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Are Marijuana and Schizophrenia Linked?

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Updated May 24, 2006

Are Marijuana and Schizophrenia Linked?

Is there really a link between marijuana and schizophrenia? Research is mixed - but a link exists between marijuana use in some people and schizophrenic-like symptoms.

One 2005 study, for example, found similarities between the brains of adolescents who smoked marijuana regularly and adolescents with schizophrenia. Researchers at North Shore University Hospital-Long Island Jewish Healthcare System found that found that a brain region that connects the front of the brain to deeper regions (the arcuate nucleus) is underdeveloped in both schizophrenia patients and regular marijuana users.The under-development was only on the left side in these teenagers, while schizophrenia patients who also abuse marijuana showed under-development on both sides of the brain.

Other studies have found that THC can cause schizophrenia-like symptoms in some. Most experts do not believe this. It is more likely that marijuana can trigger the emergence of schizophrenia in persons who are already predisposed to developing schizophrenia. This probably includes anyone with a strong family history of schizophrenia. An April 2006 review of the research concluded that:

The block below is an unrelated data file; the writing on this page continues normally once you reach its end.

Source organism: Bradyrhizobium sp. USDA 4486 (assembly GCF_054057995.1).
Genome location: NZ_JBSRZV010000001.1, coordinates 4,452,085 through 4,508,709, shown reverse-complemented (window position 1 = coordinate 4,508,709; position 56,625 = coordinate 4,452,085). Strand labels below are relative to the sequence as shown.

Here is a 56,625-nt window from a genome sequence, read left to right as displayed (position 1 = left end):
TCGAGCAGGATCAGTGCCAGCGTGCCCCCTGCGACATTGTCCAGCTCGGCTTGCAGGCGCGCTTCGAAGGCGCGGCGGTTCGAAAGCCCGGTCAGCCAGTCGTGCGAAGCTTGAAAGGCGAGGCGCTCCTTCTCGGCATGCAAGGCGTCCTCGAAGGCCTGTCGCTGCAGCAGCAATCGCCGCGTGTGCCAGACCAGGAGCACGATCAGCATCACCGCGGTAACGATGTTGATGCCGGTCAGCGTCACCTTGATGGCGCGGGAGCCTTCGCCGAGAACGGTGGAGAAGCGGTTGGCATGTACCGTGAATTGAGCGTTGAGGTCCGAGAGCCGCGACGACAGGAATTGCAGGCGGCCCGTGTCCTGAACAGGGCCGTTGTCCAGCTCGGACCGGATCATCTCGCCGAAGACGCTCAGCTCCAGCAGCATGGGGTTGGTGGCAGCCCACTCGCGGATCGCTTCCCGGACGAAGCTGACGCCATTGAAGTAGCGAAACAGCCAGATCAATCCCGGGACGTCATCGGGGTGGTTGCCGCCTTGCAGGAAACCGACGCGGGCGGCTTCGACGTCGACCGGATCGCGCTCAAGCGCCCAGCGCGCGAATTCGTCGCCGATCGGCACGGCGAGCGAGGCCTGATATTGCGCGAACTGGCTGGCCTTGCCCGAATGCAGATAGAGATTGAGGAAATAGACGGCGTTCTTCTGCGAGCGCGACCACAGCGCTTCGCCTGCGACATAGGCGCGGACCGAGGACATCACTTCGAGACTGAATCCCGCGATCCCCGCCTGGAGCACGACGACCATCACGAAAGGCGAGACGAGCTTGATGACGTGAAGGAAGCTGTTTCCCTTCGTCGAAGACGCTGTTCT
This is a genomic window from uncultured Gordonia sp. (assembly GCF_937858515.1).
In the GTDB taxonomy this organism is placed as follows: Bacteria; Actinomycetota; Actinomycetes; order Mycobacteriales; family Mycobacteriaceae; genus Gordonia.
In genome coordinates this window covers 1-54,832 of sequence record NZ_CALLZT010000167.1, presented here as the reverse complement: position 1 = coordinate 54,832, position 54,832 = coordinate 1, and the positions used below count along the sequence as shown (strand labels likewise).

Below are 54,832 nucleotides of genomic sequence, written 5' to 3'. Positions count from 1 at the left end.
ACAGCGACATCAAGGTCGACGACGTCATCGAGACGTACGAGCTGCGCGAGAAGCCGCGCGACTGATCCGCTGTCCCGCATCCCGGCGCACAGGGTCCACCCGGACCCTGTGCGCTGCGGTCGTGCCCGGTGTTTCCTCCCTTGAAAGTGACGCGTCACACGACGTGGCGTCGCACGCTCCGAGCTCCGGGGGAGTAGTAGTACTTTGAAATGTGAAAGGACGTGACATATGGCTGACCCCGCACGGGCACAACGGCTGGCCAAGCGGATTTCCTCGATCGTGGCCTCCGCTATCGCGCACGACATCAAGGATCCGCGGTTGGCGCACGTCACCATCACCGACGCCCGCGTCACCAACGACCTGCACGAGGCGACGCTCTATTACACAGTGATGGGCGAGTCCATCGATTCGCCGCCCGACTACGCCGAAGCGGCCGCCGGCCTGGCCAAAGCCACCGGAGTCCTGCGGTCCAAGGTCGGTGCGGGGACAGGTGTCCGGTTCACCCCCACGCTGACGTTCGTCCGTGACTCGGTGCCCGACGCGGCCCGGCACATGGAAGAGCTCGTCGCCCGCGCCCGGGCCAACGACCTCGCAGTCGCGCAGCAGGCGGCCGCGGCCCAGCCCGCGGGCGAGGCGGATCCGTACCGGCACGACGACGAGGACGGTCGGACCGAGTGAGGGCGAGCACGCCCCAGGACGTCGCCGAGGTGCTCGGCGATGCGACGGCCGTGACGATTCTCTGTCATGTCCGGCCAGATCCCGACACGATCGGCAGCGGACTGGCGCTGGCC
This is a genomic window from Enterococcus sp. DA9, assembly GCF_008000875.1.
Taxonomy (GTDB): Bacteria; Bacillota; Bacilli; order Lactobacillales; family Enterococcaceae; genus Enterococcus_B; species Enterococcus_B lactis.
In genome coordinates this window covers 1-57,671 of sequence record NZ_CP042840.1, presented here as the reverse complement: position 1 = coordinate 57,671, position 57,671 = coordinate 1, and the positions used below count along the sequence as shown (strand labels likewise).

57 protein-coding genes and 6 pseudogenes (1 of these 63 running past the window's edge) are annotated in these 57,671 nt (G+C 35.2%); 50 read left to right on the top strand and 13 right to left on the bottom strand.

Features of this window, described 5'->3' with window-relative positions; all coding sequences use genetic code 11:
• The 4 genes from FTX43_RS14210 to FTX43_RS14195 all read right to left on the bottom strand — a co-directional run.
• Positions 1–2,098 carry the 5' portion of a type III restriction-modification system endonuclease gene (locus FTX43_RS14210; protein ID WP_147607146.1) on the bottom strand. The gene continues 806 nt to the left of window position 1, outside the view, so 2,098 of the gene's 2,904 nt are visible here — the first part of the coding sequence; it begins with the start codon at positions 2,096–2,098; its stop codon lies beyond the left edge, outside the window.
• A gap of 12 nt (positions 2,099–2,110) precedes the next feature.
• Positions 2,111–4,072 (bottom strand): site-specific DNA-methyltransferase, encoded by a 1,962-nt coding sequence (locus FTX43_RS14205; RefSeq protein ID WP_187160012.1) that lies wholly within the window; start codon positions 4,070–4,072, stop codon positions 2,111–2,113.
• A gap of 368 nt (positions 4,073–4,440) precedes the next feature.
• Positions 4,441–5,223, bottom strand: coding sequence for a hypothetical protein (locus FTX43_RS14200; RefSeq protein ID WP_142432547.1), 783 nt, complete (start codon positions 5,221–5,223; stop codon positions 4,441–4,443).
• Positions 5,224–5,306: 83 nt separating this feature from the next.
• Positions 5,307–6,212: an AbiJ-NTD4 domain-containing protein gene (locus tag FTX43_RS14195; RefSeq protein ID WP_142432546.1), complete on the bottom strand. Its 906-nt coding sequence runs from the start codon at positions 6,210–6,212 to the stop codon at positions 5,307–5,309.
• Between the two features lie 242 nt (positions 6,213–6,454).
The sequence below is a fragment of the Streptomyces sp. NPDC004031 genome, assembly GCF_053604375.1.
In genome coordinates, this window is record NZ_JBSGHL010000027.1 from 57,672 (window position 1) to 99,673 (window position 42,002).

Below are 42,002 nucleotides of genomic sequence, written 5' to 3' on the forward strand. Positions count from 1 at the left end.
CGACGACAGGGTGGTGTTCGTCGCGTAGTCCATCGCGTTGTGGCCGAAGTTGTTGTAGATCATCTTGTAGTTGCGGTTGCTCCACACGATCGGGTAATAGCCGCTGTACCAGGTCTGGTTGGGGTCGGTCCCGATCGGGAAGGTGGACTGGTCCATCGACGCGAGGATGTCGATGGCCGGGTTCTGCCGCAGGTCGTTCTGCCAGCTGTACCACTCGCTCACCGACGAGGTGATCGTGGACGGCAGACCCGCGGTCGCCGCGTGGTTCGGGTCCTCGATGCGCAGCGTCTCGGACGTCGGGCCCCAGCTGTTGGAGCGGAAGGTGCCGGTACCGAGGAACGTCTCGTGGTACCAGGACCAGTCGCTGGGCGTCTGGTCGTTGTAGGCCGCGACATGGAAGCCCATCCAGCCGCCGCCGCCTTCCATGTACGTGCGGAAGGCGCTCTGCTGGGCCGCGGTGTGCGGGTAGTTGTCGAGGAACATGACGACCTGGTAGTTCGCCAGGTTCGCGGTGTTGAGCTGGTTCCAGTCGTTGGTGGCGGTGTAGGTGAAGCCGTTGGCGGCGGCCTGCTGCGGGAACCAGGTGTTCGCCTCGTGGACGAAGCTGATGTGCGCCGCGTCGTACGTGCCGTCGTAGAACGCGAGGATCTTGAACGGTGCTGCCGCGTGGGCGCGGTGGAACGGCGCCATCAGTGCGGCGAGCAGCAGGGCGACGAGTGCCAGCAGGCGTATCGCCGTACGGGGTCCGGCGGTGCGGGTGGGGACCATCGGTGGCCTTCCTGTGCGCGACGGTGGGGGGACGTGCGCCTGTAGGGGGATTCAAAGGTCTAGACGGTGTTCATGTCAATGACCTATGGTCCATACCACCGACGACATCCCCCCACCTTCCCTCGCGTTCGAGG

There is evidence for an association between cannabis and psychosis. It is clear that cannabinoids can cause acute transient psychotic symptoms or an acute psychosis. Also it is clear that cannabis can exacerbate psychosis in individuals with an established psychotic disorder. However, whether cannabis causes a persistent de novo psychosis independent of any other risk factors is not supported by the existing literature. More likely, cannabis is a component cause that interacts with other factors (e.g., genetic risk) to induce psychosis. (Malik & D'Souza, 2006)

What should you do based on this research? If schizophrenia runs in your family, then you should avoid marijuana. If you react to marijuana with extreme paranoia or any schizophrenic-like symptoms you should also consider avoiding this drug.

Source: Research summary of Ashtari and Kumra, paper presented at the Radiological Society of North America's annual meeting in Chicago, November, 2005; Asif R. Malik, MD, and Deepak Cyril D'Souza, MD - Gone to Pot: The Association Between Cannabis and Psychosis. Psychiatric Times April 2006, Vol. XXIII, No. 4.

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